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size of 2D array

This is a discussion on size of 2D array within the C++ Programming forums, part of the General Programming Boards category; until now, i have always thought that size of a 2D array means.. A[3][4] = 12 cells but i came ...

  1. #1
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    size of 2D array

    until now, i have always thought that size of a 2D array means..

    A[3][4] = 12 cells

    but i came across this program

    Code:
     
    void accept(int a[ ][ ],int size)
    {  cout<<"Diagonal One:";
        for (int i=0;i<size;i++)
               for(int j=0;j<size;j++)
                      if (i= = j)
                         cout<<a[i][j]<<’\t’; 
        cout<<"\n Diagonal Two:";
        for (i=0;i<size;i++)
                for(j=0;j<size;j++)
                      if((i+j)= =(size-1))
                         cout<<a[i][j]<<’\t’;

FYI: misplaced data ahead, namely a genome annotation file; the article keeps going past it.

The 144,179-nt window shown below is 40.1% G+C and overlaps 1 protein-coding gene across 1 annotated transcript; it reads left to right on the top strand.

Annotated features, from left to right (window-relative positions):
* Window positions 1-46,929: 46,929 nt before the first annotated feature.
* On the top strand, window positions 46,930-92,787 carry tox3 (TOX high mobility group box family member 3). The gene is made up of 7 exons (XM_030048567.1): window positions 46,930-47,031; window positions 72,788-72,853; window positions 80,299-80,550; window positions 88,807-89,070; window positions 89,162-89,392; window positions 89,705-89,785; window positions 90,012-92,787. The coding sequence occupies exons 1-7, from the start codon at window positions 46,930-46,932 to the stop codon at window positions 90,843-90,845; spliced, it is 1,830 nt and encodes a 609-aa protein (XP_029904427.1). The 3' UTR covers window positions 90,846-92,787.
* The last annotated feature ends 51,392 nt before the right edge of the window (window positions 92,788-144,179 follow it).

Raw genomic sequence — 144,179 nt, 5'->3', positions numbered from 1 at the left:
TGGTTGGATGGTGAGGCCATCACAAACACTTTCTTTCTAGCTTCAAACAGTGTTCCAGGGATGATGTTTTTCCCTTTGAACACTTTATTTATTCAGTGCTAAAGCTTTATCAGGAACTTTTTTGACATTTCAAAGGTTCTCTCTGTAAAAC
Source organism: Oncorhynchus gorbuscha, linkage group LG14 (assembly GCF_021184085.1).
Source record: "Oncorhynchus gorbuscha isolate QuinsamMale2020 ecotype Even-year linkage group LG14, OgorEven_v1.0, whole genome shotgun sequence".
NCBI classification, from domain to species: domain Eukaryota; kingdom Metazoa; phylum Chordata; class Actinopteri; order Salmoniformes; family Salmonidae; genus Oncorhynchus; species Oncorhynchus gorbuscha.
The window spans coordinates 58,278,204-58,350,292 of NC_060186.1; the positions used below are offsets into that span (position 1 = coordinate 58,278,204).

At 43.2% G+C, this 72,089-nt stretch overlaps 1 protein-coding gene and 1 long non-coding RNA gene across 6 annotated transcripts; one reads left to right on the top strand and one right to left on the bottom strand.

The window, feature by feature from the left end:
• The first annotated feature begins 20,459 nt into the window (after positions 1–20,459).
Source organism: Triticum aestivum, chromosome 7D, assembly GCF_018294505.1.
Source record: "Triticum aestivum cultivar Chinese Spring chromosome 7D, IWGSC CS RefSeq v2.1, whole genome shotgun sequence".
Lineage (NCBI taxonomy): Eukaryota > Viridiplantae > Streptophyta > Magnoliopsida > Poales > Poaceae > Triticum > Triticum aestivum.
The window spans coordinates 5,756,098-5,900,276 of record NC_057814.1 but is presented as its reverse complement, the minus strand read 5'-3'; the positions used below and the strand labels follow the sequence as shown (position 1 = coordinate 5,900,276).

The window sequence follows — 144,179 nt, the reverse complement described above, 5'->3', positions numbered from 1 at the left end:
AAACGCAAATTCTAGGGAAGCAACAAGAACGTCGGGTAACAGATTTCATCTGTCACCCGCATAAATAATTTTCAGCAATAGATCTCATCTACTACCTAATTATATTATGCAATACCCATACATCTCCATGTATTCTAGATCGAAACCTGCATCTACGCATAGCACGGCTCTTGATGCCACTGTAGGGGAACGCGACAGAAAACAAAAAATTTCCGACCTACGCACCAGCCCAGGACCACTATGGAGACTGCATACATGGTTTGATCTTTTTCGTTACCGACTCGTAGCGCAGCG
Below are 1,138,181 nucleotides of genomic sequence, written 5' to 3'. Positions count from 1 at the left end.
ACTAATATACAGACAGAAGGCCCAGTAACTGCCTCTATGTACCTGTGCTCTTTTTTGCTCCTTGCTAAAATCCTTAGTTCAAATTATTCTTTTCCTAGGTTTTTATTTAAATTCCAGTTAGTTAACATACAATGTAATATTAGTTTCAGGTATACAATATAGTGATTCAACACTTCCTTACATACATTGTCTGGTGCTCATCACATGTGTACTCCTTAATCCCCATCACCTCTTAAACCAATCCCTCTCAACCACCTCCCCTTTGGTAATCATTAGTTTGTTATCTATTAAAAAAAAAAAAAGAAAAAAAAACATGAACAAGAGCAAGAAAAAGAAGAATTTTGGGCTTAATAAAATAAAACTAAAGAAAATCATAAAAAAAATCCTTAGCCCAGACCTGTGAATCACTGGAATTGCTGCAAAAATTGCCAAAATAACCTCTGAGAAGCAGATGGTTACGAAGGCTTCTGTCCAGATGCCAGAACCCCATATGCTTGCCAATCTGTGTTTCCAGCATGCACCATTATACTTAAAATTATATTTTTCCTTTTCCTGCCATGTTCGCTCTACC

}
    this is a very normal prog
    but i dont understand how i and j can be limited by the 'size'

    i mean, i and j stand for rows and cols...so how can the loop run for total number of cells?

    so i thought, size might stand for something else here...
    please do help

  2. #2
    SAMARAS std10093's Avatar
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    Code:
    array[3][4]
    How many cells? 3*4=12
    Code:
    array[N][M]
    How many cells? N*M
    Code:
    array[N][N]
    How many cells? N*N = N˛. This is a square matrix (the number of its rows is equal with the number of its columns). They are used pretty frequently. It is sufficient to have one dimension for them.